Remembering the Guytons
Last Saturday night I had the privilege of offering remarks at an event hosted by the Ole Miss Women’s Council for Philanthropy. That distinguished group had assembled with guests to present their annual Legacy Award honoring people affiliated with the University of Mississippi for their lifetime contributions in leadership, mentoring and philanthropy.
For the first time, the OMWC hosted the event in Jackson, recognizing the late Dr. Arthur C. and Ruth Guyton with the 2019 Legacy Award. It was a lovely evening, made even more special by the presence of four of the Guyton’s 10 children, who accepted the honor on their parents’ behalf. We’re so grateful to the OMWC for honoring the Guytons and for doing it here in Jackson.
I realize that many people who work for UMMC today may not be that familiar with the Guytons and how important they are in the story of the Medical Center and, indeed, the world of medical science. Even though Arthur and Ruth were still routinely part of life at UMMC through the millennium, a tragic car accident in 2003 took them from us. UMMC has grown so much since then, adding thousands of new employees and spreading to different parts of the state – literally from Gulfport to Grenada – that the Legacy Award presents a good opportunity to revisit what the Guytons mean to us.
There have been many wonderful and accomplished faculty at UMMC since its founding as the state’s only academic medical center in Jackson in 1955. Many would place Arthur C. Guyton at the top of that list. It would take a month’s worth of VC Notes to relate his many national and international honors and achievements in science, most notably as the author of the most popular medical physiology textbook of all time. But I can summarize it in one word: genius. He had uncanny insight into human physiology, computational science, integrated systems – and just about everything else. He was far ahead of his time, and some of his theories are still being validated today as new technologies become available.
I think it’s also fair to say – and Dr. Guyton would be the first to say it – that he would not have enjoyed nearly as much career success, and certainly not as much happiness, without the lifetime of loving support he received from the strong center of the family, Ruth Guyton. She was brilliant in her own right and also cultured, refined and principled. They were a perfect match, and the strength of their bond is perhaps most evident in the accomplishments of their 10 children, who have all gone on to careers as physicians, successful not just in their professional careers but as well-rounded, productive citizens of our society.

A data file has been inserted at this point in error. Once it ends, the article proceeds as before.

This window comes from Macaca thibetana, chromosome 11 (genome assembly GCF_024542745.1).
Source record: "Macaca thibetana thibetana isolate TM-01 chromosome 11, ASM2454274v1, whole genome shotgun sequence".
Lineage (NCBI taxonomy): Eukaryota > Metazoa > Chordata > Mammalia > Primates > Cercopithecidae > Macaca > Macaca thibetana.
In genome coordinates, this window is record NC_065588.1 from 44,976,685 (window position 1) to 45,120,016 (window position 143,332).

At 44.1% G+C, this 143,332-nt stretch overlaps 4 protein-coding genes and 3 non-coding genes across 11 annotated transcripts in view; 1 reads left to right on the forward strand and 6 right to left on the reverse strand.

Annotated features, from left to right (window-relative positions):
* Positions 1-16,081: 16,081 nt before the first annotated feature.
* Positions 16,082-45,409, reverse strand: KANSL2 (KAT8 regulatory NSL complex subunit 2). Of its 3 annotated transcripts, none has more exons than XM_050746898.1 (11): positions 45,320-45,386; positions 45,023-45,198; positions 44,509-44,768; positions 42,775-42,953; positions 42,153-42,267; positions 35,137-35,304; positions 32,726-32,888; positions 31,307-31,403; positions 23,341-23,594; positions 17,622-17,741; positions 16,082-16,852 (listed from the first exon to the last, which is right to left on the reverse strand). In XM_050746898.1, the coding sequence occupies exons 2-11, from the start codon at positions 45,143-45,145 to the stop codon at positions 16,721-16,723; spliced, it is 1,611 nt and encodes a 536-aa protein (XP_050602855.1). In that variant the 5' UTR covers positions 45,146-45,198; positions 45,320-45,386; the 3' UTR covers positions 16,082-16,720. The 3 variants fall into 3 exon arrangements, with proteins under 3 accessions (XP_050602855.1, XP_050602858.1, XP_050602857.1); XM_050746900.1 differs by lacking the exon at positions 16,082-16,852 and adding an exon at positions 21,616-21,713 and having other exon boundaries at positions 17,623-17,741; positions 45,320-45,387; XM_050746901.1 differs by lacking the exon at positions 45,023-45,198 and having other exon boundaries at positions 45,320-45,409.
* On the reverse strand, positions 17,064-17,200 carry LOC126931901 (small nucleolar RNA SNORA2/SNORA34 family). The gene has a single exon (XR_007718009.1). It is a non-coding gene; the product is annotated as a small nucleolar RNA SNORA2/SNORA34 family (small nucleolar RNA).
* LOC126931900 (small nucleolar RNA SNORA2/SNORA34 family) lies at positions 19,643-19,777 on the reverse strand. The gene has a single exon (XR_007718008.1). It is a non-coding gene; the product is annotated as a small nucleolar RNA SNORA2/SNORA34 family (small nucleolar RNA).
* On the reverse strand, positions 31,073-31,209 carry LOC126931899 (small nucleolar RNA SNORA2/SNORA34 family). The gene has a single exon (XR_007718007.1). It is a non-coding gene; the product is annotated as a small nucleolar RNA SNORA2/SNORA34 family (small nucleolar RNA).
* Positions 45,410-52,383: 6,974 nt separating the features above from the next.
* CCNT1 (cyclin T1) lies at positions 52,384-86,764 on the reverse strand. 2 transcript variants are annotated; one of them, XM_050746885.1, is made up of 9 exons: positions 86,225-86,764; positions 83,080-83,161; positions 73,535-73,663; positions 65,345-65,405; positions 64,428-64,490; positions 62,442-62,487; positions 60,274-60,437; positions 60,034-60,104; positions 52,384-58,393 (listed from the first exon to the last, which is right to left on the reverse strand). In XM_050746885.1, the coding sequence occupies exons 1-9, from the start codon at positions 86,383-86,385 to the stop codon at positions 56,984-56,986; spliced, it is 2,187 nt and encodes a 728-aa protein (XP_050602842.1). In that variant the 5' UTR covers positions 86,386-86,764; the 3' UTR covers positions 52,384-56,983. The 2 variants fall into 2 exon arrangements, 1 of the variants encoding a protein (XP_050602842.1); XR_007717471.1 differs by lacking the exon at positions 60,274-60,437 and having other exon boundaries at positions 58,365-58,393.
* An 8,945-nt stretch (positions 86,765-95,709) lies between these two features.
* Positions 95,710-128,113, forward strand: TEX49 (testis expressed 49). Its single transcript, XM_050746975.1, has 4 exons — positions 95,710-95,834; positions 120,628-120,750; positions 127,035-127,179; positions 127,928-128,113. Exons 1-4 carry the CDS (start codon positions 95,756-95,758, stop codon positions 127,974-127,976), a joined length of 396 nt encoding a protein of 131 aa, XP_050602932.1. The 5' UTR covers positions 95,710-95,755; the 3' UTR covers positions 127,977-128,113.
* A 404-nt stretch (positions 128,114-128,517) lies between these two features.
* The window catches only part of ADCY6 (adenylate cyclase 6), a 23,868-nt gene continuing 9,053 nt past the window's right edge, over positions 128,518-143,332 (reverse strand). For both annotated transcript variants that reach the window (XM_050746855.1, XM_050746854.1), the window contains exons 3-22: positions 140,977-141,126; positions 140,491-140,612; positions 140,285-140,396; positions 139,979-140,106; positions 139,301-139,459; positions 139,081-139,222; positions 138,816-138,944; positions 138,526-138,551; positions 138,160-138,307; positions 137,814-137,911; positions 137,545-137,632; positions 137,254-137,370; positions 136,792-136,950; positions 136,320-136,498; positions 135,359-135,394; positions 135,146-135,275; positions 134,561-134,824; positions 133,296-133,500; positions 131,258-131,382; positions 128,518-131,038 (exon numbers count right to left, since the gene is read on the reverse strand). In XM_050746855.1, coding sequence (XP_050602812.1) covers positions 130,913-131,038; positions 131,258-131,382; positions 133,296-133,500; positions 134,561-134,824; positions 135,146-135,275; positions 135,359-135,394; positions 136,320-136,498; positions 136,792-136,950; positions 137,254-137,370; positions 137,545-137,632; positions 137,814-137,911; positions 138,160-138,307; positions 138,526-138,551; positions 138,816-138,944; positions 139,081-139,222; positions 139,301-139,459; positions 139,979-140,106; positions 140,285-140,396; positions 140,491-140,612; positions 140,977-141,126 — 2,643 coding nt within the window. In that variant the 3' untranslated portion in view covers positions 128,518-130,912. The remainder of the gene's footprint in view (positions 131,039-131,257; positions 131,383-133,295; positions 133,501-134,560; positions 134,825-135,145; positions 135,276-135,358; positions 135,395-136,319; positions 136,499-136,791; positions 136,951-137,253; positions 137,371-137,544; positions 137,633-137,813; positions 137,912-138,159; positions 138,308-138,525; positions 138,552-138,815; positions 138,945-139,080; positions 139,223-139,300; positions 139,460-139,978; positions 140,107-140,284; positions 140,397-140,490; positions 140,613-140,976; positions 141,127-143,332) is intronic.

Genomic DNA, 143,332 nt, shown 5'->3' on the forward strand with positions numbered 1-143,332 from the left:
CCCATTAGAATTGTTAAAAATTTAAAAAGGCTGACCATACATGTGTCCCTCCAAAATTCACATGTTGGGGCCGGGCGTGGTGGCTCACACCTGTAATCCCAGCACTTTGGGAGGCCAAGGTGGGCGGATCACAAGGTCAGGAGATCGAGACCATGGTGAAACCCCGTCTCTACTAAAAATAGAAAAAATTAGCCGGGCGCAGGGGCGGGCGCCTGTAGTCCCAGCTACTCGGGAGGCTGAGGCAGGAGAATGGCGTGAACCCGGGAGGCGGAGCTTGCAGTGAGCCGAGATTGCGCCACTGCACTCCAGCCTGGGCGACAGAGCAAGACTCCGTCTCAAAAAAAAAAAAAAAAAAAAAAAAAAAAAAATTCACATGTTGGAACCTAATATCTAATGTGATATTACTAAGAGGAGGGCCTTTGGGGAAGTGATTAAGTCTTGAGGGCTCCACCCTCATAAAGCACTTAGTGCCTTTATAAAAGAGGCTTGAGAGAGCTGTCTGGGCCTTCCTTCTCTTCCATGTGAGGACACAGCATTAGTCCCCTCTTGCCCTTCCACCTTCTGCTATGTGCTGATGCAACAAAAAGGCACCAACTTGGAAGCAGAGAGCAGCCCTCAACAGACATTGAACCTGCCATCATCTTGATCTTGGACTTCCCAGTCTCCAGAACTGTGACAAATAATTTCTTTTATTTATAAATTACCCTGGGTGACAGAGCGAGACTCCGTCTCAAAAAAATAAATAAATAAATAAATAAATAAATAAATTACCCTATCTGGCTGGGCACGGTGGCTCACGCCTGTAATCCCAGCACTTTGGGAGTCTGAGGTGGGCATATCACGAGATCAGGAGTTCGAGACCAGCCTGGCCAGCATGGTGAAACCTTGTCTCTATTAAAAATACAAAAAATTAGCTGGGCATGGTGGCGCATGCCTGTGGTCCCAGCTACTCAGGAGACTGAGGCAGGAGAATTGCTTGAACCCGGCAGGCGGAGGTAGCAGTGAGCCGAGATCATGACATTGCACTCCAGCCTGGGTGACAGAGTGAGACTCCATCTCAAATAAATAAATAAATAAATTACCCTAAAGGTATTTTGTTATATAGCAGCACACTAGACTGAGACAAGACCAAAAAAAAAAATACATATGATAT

Attending last Saturday’s event after a tour of the Medical Center earlier in the day were Dr. David Guyton, an ophthalmologist at Johns Hopkins; Dr. Jean Guyton Gispen, a rheumatologist and internist in Oxford; Dr. Jimmy Guyton, an orthopaedic surgeon in Memphis; and Dr. Tom Guyton, an anesthesiologist in Memphis.
Their comments, filled with humor and tenderness toward their parents and siblings, were the highlight of the evening. They referred to themselves by their birth order: David, No. 1; Jeannie, No. 6; Jimmy, No. 8; and Tom, No. 9. David, now living in Baltimore, mentioned that it was “so nice to be back where people speak right.”
I was particularly struck by Tom’s comments about Ruth’s role in the family: “My mom’s unconditional love and support was the glue that held the family together,” he said. “My parents became a team. My father taught, researched, lectured. My mother established a personal connection with the wives, the husbands, the children.” In a real sense, it seems, Ruth made “Arthur Guyton the legend” possible.
You can learn more about what life was like “growing up Guyton” from the article published about the family last spring in our medical alumni magazine. Also, I recommend this video tribute to Arthur and Ruth Guyton developed by our media production team in Institutional Advancement that was shown at the event.
In honoring the legacy of the Guytons, it’s only fitting to recognize how important they were in the development of the research enterprise at UMMC. The international reputation that Arthur helped build in the basic sciences continues through his collaborators and mentees, notably Dr. John Hall, Dr. Joey Granger, Dr. Robert Hester and Dr. Richard Summers. More recently, we’ve laid the groundwork for sustained growth in translational and clinical research, most notably in our collaboration with the Mayo Clinic.
Just as it’s hard to imagine Arthur Guyton in the absence of Ruth, it’s also hard to imagine the UMMC of today without the seminal contributions of its most acclaimed faculty member. To paraphrase a famous quotation, we are all standing “on the shoulders of giants” as we make our way toward tomorrow and A Healthier Mississippi.